I’m at the age where all of my friends and everyone around me are getting married, starting careers and having children. And as they are all saying their vows, receiving salaries, moving in with adorable boyfriends, having sex… I’m sitting in my underwear, eating a microwaved meal from Trader Joe’s, re-watching the amazing love story of Chuck Bass and Blair Waldorf.

Wife material, I know.

The thing is, I grew up with extremely high expectations of love and relationships.

I witnessed the undeniable love between my amazingly weird parents. Going on 34 years, strong. They found each other at college, were Homecoming King and Queen together, were engaged at 21, married at 22, their first kid just two years later.

Too cute.

And from the age of 10, I knew the man who would one day become my brother-in-law, Graham. Since middle school he had been in pursuit of my oldest sister, Katie.

He once skied down a hill to retrieve her ski when it fell off. He was dedicated.

They were high school sweethearts, married at 25, now living in Chicago, with great careers and the world’s cutest dog. #goals

For years I watched as my siblings were not only able to find these people but would also, willingly bring them over for our Sunday night family dinners. I would sit there at the dinner table, stuffing my face with carbs, because lets be honest, carbs were (and still are) my significant others, and I would listen to them laugh at each other’s corny jokes, or I would observe how one of them would casually place a hand on the other’s knee, or more creepily, watch from the garage as my brother gave his girlfriend a kiss goodbye.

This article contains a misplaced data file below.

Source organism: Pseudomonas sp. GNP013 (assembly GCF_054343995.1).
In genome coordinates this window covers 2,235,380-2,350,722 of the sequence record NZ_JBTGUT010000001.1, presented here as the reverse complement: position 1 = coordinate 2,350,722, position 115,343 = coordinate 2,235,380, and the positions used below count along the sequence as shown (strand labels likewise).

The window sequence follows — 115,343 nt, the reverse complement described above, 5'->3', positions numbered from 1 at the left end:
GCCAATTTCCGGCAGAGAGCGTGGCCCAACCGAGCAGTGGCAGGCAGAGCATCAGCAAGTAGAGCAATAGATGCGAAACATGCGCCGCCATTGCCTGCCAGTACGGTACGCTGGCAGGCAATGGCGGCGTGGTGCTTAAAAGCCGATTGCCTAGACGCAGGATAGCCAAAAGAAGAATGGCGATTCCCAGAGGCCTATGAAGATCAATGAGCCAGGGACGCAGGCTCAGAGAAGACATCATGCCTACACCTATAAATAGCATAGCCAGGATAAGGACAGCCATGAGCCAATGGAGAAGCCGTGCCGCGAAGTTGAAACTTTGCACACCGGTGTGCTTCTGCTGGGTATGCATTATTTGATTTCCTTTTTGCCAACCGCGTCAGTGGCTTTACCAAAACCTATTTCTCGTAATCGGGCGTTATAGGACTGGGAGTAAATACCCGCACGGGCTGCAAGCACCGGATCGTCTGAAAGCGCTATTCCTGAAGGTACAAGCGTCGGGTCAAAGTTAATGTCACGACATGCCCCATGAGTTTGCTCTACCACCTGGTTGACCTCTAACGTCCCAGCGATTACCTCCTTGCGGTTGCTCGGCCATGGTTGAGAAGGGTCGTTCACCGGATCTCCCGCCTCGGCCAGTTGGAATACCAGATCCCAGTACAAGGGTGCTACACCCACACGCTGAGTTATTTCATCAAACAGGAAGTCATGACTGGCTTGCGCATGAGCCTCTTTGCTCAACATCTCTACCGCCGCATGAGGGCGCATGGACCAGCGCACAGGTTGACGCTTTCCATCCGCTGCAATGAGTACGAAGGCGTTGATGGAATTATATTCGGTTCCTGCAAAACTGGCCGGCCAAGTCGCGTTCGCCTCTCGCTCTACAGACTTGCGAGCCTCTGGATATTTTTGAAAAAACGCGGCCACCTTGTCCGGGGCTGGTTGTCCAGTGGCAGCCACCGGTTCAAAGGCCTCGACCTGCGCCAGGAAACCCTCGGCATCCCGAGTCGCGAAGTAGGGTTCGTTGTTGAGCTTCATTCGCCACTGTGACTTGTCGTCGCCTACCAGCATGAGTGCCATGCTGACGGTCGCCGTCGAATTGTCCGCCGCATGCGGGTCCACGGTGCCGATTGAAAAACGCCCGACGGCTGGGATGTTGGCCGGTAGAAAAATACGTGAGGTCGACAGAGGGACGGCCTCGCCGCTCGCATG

I’m an observer. Sometimes a creepy one…I won’t apologize. This is real. This is me.

Then there was me. The strange, theatrical, younger sister who didn’t grow into her personality until college and who went through her entire educational years without a boy to call her own. No one to invite over to family dinners. No one to stand by me for prom photos or even someone to buy my prom ticket (my dad bought mine). Not one guy to just proudly call mine.

Or even a fake boyfriend to convince my parents that, yes, I was indeed into boys. Even when I did get a boyfriend, right after graduating college, my family never met him… And that relationship didn’t last.

It was disheartening.

Although going to two proms stag, allowed me to dance up on anyone I wanted. So that was fun. Can’t be tamed.